The House of Representatives passed a bipartisan $1.2T infrastructure bill Friday by a vote of 228-206. Thirteen Republicans voted for the package, while six progressive Democrats voted against it, citing a lack of progress on a separate social spending bill.
The package, the largest transportation spending bill in US history, passed the Senate in August by a vote of 69-30, including approval from Minority Leader Mitch McConnell (R-KY). Expected to be signed into law within days, the bill includes $110B to repair roads and bridges, almost $40B for public transit, $55B for water and wastewater infrastructure, and more (see details).
Separately, a scheduled House vote on the administration's almost $2T social spending bill failed to materialize Friday. House leaders have promised a vote on the package this month.
Tragedy at Astroworld
At least eight people were killed and hundreds of others injured after a crowd surge at a Houston concert venue Friday. The incident occurred at NRG Park, home to the NFL's Houston Texans, and came as a crowd of more than 50,000 pushed toward the stage as hip-hop artist Travis Scott began his performance. Those dead reportedly ranged in age from 14 to 27 years old.
Houston Mayor Sylvester Turner signaled the city would launch an investigation into the handling of the event. It was one of the deadliest concert disasters of its type since 11 people were killed when the British rock band The Who played in Cincinnati in 1979.
Video posted on social media (Reddit, warning: language) showed concertgoers slowing down emergency responders, potentially unaware of what was happening close to the stage.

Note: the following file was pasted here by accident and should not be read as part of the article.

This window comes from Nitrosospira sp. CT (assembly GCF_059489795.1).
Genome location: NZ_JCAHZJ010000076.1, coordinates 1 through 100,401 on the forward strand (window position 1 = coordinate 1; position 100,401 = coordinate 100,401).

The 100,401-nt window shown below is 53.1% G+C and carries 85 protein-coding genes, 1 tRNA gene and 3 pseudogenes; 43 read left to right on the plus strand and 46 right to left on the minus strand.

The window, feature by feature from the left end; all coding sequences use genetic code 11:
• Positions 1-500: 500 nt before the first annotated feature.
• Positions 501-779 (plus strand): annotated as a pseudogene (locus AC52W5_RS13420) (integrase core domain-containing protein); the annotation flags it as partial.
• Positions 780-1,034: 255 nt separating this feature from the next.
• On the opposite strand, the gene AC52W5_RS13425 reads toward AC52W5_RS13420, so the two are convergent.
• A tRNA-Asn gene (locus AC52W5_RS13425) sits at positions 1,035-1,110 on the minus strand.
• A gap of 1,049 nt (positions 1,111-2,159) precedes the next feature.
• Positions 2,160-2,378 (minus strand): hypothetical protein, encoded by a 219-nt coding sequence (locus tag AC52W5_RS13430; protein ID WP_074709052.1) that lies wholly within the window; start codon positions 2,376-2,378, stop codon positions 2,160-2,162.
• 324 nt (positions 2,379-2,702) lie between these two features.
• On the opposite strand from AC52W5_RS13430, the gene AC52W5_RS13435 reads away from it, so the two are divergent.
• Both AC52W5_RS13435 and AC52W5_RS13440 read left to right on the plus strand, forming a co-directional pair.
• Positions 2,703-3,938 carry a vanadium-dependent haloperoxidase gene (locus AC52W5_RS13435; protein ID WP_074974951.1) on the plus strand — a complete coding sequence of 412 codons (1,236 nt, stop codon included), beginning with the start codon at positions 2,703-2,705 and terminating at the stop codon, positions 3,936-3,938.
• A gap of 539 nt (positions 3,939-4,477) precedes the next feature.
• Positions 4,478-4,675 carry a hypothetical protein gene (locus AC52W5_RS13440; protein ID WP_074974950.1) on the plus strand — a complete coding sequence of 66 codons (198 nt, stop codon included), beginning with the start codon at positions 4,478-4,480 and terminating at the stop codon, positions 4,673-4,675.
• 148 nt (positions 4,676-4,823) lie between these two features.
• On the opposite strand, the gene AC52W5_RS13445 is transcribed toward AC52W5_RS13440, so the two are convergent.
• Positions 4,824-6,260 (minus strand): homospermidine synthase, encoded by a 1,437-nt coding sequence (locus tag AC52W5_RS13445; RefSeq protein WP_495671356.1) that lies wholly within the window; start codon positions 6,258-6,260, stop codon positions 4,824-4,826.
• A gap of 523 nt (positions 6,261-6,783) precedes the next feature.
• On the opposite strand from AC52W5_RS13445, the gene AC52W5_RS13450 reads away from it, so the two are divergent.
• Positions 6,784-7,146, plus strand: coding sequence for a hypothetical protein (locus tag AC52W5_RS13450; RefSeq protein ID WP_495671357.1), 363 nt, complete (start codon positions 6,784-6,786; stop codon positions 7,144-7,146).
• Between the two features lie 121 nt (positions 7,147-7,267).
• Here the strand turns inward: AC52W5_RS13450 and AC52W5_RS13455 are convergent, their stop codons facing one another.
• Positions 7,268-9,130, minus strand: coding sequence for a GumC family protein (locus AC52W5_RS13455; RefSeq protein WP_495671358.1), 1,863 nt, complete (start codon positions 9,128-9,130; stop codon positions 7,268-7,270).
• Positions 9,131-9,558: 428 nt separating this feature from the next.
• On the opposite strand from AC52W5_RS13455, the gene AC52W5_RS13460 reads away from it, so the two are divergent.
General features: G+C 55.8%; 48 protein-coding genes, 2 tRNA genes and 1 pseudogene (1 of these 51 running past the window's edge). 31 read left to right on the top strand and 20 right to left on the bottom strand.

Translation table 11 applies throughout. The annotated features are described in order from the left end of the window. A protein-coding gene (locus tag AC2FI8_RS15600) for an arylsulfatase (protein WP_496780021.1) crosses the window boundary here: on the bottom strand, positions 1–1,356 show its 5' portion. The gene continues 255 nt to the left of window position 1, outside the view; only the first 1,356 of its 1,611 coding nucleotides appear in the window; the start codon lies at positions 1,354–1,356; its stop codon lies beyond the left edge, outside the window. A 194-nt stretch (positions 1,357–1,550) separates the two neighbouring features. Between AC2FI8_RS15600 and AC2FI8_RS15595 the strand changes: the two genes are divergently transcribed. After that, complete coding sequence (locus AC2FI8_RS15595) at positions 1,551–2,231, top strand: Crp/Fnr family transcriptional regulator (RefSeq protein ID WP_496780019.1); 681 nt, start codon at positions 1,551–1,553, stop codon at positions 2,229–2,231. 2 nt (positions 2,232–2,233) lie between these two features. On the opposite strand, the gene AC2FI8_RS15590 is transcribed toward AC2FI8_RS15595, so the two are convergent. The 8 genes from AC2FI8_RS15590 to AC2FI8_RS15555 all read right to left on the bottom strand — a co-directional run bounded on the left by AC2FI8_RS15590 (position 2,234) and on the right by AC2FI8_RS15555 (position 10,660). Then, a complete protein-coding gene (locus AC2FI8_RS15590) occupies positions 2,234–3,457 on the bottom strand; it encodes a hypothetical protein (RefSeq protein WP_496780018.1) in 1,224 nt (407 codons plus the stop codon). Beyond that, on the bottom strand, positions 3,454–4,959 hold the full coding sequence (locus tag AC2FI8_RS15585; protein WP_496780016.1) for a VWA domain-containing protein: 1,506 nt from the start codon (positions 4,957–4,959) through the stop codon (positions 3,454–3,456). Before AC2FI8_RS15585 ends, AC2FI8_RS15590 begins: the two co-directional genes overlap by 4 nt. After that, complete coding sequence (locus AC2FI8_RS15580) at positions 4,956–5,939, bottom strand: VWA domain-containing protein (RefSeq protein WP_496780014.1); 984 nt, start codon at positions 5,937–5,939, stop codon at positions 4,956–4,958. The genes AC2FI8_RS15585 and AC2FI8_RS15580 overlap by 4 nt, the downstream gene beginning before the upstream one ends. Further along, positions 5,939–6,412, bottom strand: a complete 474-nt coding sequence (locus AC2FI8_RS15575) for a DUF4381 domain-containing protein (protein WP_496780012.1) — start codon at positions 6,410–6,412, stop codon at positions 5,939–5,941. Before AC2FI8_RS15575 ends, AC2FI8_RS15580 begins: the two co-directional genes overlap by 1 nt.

The US economy added 531,000 nonfarm jobs in the month of October, beating predictions by more than 80,000, according to government data released Friday. The unemployment rate also fell from 4.8% to 4.6%.
Analysts said the numbers reflected an improving job market, rebounding after a summer surge from the COVID-19 delta variant that left a number of industries in limbo, most notably the service sector. A reported 269,000 workers filed new unemployment claims last week, close to the prepandmic average near 250,000 (see data).
The figures come amid a significant post-pandemic shift in the labor market—earlier data showed an estimated 4.3 million workers left their jobs in August.
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>Pompeii archaeologists uncover evidence of slave quarters, offering a rare insight into the ancient Roman city's social dynamics (More)
>Common multiple sclerosis drug shown to improve memory in mice with Alzheimer's; study may lead to treatment for those at high risk of the neurological disease (More)
Business & Markets
>US stock markets up Friday (S&P 500 +0.4%, Dow +0.6%, Nasdaq +0.2%) to fresh record highs on strong October employment figures (More)
>Warren Buffett’s Berkshire Hathaway sees operating profit grow 18% in Q3 to $6.5B; company now has record $149B in cash (More)
>Tesla CEO Elon Musk polls Twitter followers asking if he should sell 10% of his Tesla shares worth over $20B, stating “I will abide by the results of this poll, whichever way it goes.” (More)
Politics & World Affairs
>Federal court suspends Biden administration's private sector COVID-19 mandates while legal challenges proceed; rules require employees at companies with more than 100 employees be vaccinated against COVID-19 or submit to weekly testing by Jan. 4 (More)
>At least 99 people killed, dozens of others injured, in a vehicle collision that led to a fuel tanker explosion in the capital city of Sierra Leone (More)
>Gen. Colin Powell laid to rest, honored by former Presidents George W. Bush and Barack Obama and President Joe Biden (More)
Historybook: Astronomer Edmond Halley born (1656); X-rays are discovered (1895); Singer Minnie Riperton born (1947); Edward Brooke becomes first African American elected to US Senate since Reconstruction (1966); RIP "Jeopardy!" host Alex Trebek (2020).
"Take your job seriously, but don't take yourself too seriously."
- Alex Trebek
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